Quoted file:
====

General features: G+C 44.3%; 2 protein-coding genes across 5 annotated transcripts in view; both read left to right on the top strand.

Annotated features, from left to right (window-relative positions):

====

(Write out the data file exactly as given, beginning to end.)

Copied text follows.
General features: G+C 44.3%; 2 protein-coding genes across 5 annotated transcripts in view; both read left to right on the top strand.

Annotated features, from left to right (window-relative positions):